This wearable sensor can be printed directly onto the skin

Scientists at Penn State University have developed a wearable sensor that can be safely printed directly onto the skin to track things like temperature and blood oxygen levels. The printable sensor looks a bit like a high-tech henna tattoo and can be used to continuously record human data. Once the job is done, you can simply wash the printable sensor off.

Flexible electronics have led to many possibilities when it comes to wearable sensors, but this is the first time scientists have been able to safely print such a device directly onto the skin. A key part of this process involves bonding some of the metallic components together at around 572 °F (300 °C), temperatures that are unbearable for the human body. This scorching hot sintering process is what had prevented the team from printing their flexible circuit boards directly onto the human skin, but it may have now found a way around this problem.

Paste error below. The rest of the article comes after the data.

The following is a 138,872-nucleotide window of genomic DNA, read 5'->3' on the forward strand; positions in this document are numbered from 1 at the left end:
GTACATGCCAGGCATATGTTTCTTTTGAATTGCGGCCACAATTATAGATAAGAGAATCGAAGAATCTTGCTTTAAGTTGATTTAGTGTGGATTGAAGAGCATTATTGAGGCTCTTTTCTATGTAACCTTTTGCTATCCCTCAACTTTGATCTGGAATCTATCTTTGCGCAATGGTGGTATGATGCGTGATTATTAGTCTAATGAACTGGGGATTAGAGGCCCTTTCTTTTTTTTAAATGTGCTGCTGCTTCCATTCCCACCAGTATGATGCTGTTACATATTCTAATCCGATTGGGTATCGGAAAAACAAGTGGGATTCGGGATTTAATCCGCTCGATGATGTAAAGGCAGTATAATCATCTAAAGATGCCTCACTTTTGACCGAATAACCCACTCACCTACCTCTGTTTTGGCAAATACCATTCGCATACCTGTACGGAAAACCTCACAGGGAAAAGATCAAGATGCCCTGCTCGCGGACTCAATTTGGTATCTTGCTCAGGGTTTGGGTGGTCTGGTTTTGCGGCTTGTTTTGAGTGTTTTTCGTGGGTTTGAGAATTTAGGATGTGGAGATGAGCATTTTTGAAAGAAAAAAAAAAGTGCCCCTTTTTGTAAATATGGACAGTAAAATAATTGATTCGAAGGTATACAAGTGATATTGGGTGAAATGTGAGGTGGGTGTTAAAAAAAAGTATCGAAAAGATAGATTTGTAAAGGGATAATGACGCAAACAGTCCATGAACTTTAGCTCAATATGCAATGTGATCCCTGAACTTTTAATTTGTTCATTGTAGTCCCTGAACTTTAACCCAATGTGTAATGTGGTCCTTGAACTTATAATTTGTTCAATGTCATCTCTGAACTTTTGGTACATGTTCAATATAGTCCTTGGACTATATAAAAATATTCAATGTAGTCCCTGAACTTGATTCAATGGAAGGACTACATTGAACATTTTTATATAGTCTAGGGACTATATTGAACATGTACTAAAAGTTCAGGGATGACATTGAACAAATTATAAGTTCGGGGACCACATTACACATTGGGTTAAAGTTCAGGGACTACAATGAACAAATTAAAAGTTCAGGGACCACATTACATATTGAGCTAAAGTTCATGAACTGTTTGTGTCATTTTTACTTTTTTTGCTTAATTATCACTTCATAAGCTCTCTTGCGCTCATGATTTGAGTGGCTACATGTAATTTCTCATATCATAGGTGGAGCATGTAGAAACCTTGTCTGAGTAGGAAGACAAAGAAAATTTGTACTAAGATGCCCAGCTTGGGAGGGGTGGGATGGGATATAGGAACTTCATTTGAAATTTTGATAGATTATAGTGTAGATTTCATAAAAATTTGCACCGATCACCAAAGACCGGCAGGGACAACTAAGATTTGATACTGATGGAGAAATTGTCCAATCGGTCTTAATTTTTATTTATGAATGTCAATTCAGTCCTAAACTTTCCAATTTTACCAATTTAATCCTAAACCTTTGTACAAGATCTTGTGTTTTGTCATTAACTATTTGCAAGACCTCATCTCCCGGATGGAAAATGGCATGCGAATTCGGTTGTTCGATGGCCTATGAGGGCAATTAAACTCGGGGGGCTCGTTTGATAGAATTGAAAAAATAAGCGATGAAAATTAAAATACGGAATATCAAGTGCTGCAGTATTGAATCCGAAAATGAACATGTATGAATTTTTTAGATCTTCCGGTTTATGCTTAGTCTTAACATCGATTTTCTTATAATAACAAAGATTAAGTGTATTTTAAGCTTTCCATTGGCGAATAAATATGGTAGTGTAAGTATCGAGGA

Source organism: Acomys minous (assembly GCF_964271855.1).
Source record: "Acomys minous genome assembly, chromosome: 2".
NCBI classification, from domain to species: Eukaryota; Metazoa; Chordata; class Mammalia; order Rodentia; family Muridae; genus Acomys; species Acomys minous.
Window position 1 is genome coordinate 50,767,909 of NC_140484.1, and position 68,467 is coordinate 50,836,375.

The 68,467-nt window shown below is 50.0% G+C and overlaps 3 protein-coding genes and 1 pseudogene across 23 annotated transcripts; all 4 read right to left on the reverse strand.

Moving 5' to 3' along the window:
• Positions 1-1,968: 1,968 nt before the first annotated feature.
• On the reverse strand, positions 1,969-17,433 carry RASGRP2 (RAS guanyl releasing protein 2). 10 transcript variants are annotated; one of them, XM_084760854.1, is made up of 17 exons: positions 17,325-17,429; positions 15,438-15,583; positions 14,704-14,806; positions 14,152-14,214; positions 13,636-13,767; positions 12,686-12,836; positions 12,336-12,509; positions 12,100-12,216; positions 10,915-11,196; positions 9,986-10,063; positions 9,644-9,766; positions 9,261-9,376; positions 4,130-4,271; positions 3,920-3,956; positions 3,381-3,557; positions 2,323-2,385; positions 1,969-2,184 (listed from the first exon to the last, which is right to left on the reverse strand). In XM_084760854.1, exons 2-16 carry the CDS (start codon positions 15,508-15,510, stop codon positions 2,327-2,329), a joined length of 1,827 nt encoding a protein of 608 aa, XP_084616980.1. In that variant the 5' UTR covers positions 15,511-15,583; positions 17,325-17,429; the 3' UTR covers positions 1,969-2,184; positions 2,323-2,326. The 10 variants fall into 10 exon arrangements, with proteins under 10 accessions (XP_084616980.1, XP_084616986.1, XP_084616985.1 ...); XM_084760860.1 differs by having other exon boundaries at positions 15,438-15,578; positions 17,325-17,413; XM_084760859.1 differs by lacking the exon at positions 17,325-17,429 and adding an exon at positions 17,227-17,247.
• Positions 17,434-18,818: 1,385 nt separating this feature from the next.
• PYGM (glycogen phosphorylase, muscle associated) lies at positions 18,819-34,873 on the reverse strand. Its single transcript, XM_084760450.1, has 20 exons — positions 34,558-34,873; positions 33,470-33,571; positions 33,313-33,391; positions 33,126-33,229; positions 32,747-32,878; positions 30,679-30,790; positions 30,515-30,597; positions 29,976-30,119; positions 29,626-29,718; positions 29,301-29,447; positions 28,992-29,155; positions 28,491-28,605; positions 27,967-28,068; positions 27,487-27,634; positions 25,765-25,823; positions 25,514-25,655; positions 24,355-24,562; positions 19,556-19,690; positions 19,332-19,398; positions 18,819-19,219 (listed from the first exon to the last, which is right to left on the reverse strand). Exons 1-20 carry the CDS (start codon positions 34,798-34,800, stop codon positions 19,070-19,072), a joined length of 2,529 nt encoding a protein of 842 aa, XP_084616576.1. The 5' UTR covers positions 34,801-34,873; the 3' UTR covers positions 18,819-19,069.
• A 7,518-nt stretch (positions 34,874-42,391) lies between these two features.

The key is what the scientists call a sintering aid layer, which acts as a kind of buffer and enables the materials to bond together at far safer temperatures. The layer is made of polyvinyl alcohol paste combined with calcium carbonate, materials found in peelable face masks, and eggshells, respectively. This layer serves to smooth out the surface of the skin and allow a very thin layer of metal patterns to be printed directly on top at room temperature, which is then set with an air-blowing device.

Another cool aspect of the device is that it can be used over and over again. “It could be recycled since removal doesn’t damage the device,” says Huanyu Cheng, who led the research. “And, importantly, removal doesn’t damage the skin, either. That’s especially important for people with sensitive skin, like the elderly and babies. The device can be useful without being an extra burden on the person using it or to the environment.”

In the near future, the hope is to tailor the technology to monitor symptoms of COVID-19.

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